January 15, 2021
Fraud Friday — Bookkeeper Gets 4 Years in Prison for Embezzling Over $1 Million from Medical Practice
“I got caught up in living a double life, things just spiraled out of control,” Anndrea Jacobs told the Judge at her sentencing hearing.
Former Oregon medical practice office manager and bookkeeper, Anndrea D. Jacobs, was sentenced last week to four years in federal prison for diverting more than $1.1 million from the medical practice where she worked to support her lavish lifestyle.
This continues our coverage of a trend of small business owners giving their bookkeepers too much control of their accounts. This often results in a loss of millions of dollars and sometimes closure of the small business.
Prosecutors say that from January 2011 through December 2015, Jacobs used her position and access to the medical practice’s finances to steal money by writing business checks to herself to cover personal expenses. Money Jacobs embezzled paid for frequent meals out at high-end restaurants, local travel, shopping sprees, and vacation in Hawaii.
In an attempt to hide her illicit actions, Jacobs prepared false business financial records that overstated expenses and estimated tax payments. She then opened a business bank account in the medical practice owner’s name without his consent, deposited a business check payable to the Oregon Department of Revenue into her own personal account, gave the practice owner falsified property tax statements with total due balances of zero, and convinced the practice owner to grant her limited power of attorney to handle the practice’s pending IRS tax-collection action.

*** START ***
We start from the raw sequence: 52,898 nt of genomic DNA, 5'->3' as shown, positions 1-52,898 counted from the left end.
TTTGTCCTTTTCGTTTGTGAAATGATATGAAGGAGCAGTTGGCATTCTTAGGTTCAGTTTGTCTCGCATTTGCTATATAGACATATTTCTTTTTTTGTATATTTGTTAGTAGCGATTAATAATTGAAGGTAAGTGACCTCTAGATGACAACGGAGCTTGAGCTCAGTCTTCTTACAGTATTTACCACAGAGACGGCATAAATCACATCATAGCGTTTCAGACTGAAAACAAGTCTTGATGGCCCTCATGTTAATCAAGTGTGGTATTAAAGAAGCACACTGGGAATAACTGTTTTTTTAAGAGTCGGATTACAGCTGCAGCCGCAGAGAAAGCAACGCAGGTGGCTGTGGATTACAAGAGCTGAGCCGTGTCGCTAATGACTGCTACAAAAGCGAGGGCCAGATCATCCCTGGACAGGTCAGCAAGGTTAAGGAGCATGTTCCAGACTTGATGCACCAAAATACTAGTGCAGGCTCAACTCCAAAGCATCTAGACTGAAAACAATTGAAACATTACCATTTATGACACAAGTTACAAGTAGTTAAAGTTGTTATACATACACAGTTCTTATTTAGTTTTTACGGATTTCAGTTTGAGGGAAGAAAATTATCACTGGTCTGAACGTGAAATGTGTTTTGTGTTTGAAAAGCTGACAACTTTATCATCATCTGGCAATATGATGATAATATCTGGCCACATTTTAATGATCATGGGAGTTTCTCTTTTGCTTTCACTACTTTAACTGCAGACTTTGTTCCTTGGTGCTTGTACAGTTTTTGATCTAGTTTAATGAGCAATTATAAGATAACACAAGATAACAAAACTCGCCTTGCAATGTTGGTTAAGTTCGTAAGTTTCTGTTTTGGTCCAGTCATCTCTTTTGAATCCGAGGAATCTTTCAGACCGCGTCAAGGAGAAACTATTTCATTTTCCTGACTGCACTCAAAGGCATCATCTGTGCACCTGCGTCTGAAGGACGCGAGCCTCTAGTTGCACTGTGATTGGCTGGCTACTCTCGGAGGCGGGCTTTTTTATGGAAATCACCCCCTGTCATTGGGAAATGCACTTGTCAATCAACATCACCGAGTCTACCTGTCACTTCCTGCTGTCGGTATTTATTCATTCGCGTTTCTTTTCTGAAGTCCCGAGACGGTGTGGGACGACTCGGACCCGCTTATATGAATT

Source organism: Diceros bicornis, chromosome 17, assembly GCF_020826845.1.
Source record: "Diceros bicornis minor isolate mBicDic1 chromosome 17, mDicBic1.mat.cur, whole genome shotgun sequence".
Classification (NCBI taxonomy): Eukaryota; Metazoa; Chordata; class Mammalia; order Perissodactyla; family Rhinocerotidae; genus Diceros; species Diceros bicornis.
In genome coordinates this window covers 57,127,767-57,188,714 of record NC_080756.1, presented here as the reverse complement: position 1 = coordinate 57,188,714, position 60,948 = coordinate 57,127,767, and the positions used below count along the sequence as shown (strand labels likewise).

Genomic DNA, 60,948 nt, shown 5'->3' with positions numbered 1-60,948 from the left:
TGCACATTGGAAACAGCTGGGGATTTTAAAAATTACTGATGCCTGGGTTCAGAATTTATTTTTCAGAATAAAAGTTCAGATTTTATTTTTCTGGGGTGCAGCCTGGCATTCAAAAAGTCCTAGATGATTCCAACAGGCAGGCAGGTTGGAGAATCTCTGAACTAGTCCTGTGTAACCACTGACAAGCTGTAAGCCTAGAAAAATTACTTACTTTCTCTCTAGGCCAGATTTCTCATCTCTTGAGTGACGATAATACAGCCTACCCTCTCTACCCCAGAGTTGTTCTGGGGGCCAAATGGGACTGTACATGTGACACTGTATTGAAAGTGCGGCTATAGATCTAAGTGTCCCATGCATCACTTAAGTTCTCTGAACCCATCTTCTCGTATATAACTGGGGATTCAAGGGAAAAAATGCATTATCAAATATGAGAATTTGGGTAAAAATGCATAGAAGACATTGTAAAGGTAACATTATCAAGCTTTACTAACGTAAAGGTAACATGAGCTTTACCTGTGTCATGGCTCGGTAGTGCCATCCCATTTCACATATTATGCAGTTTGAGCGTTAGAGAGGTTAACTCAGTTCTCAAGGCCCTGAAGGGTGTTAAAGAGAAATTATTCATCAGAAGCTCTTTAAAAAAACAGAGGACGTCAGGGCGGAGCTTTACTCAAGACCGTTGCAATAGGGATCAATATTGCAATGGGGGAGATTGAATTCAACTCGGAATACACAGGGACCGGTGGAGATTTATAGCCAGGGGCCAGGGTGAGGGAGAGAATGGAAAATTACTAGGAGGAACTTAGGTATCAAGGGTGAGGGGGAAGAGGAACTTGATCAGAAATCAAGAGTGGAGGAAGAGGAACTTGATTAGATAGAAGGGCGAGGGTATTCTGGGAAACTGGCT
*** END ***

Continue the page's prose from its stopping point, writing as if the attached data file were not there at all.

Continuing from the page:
In her most brazen attempt to conceal the embezzlement, Jacobs created a fictitious identity as an IRS Taxpayer Advocate named “Linda Gibson.” Jacobs established a phone number and voicemail account for the fictitious identity and then pretended to aid the medical practice owner with his IRS tax collection issues.
In addition to serving four years in prison, Jacobs has been ordered to pay more than $1.2 million in restitution to two former employers, Wells Fargo Bank, and the IRS.
Source: Department of Justice